The Dutch scientist Christiaan Huygens famously observed in 1665 that two pendulum-clocks situated in the same room would, over time, come to be synchronized. The explanation? The two clocks were actually interacting very weakly through movements of the floor. Even though each clock had its own distinct periodic frequency, the subtle interaction mediated by the floor brought their movements together. From a modern mathematical perspective, the phenomenon Huygens discovered is no longer surprising, as we know of many other systems – and many far more complicated than a pair of clocks – which exhibit the same kind of spontaneous synchronization. Examples range from the clapping hands of people in an audience to coupled superconductors or brain cells.
But all these examples involve naturally periodic elements. Natural synchronization seems much more surprising for inherently unstable chaotic systems, in which nearby trajectories move apart exponentially fast. As of the mid-1980s, in fact, most researchers thought that weak coupling between such systems would be unlikely to cause synchronization. Yet the phenomenon has turned out to be quite natural. In a recent book chapter, LML Fellow Jeroen Lamb and co-authors Deniz Eroglu and Tiago Pereira of the University of São Paolo in Brazil, reviewed recent progress in this area, and linked it up with the history of the field, especially the period of rapid advance since 1980. Lamb and colleagues cover basic theoretical topics and also review progress in using the synchronization of chaotic systems in applications such as secure communications, not only between two points but within complex networks of communicating elements. As the review makes clear, the field remains full of puzzles and fruitful avenues for further advancement.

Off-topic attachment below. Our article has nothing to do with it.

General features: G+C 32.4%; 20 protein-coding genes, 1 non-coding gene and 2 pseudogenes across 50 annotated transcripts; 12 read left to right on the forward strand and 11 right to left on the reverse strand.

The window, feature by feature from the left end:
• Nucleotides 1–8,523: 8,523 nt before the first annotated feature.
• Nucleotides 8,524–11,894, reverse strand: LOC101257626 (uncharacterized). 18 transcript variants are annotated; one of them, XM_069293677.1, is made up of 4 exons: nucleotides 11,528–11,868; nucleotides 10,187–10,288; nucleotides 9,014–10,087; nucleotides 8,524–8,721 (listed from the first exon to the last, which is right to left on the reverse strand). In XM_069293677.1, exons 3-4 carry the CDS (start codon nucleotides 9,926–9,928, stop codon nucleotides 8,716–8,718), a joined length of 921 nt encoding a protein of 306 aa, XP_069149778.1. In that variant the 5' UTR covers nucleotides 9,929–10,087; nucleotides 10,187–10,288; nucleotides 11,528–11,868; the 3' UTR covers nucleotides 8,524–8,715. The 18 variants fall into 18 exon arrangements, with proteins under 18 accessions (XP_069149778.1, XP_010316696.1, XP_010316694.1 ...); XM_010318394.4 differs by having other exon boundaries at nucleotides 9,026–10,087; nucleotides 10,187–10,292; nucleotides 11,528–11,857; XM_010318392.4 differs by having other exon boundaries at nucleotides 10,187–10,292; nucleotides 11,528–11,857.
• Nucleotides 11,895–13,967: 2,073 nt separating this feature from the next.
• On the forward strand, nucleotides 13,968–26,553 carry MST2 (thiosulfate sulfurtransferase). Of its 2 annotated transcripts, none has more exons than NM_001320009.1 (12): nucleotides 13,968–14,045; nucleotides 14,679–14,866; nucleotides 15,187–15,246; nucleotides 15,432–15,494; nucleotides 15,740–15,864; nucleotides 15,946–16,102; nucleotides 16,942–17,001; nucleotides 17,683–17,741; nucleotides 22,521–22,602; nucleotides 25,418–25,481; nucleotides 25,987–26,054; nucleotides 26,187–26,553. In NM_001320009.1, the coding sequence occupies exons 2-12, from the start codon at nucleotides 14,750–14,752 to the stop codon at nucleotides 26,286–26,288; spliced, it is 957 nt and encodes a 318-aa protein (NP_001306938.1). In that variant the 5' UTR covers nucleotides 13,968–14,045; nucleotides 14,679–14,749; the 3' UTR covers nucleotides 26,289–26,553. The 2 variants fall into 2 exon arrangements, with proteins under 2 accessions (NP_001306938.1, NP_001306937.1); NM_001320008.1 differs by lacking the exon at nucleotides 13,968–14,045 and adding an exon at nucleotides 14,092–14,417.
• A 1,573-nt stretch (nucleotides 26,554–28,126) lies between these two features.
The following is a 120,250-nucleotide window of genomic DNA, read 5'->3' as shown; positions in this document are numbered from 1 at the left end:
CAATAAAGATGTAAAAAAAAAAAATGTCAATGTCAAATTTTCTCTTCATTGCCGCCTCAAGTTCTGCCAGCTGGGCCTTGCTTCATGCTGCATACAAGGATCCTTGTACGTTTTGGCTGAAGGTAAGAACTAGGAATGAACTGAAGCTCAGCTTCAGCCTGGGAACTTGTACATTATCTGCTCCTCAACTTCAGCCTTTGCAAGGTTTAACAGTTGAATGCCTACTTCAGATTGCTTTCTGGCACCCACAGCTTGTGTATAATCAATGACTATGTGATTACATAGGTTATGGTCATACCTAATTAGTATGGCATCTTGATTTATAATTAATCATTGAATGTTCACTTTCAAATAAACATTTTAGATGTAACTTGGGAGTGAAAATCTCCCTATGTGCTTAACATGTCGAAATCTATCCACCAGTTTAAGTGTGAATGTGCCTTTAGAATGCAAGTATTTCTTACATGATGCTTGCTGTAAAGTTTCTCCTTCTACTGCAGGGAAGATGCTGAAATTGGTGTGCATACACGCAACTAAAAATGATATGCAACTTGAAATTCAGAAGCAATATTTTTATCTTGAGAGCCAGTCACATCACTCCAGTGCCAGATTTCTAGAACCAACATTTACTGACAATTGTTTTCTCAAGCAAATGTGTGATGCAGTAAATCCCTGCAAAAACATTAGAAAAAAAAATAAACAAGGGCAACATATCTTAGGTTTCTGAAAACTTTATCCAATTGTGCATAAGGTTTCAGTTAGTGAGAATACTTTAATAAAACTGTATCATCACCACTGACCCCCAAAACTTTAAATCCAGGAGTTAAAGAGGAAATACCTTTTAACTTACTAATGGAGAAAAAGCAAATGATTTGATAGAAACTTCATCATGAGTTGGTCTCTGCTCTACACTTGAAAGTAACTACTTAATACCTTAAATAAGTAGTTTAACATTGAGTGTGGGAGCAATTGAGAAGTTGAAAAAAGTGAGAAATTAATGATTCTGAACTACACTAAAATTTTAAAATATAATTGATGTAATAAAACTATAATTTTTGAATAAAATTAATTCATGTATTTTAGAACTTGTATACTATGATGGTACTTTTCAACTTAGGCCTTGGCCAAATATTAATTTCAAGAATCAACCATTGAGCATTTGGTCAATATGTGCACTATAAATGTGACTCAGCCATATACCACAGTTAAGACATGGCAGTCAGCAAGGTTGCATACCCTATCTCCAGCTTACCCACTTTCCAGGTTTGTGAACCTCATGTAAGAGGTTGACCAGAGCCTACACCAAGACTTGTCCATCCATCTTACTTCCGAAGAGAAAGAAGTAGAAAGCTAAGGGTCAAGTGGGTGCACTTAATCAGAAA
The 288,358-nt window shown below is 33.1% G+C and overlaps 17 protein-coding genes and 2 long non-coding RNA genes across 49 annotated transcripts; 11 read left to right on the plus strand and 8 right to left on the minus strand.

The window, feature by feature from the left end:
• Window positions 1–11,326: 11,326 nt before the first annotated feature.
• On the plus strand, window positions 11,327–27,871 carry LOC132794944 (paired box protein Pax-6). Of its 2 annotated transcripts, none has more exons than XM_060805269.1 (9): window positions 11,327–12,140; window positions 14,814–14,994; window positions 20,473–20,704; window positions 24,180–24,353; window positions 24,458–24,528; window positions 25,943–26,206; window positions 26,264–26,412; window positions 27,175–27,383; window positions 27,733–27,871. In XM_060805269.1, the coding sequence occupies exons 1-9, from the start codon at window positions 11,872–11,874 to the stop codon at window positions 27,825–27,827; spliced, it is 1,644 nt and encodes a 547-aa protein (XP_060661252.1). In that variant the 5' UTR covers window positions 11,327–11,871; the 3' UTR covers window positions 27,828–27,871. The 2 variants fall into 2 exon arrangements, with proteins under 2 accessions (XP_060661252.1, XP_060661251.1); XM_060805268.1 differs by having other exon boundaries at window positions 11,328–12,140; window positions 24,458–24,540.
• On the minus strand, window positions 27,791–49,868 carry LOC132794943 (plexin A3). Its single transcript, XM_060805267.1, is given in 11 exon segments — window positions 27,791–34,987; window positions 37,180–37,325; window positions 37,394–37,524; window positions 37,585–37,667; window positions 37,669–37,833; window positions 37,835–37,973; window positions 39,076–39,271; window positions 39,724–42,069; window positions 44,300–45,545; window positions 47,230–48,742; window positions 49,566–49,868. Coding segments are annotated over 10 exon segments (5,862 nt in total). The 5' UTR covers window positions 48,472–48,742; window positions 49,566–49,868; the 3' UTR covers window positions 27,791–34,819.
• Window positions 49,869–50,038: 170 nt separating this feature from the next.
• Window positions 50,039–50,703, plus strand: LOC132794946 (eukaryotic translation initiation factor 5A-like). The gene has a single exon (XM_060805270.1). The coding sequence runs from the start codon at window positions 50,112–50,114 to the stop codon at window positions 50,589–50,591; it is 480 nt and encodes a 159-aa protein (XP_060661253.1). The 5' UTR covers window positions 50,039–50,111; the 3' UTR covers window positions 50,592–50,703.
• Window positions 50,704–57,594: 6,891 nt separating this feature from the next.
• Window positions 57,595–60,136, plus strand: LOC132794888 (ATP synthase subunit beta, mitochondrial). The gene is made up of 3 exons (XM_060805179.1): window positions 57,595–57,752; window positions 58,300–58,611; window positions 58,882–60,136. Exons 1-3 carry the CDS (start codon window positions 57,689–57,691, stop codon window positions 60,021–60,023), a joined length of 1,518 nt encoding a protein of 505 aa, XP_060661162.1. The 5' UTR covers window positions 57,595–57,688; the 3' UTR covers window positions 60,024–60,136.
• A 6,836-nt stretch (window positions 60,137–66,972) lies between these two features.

The paper is available at https://arxiv.org/pdf/1703.08296.pdf
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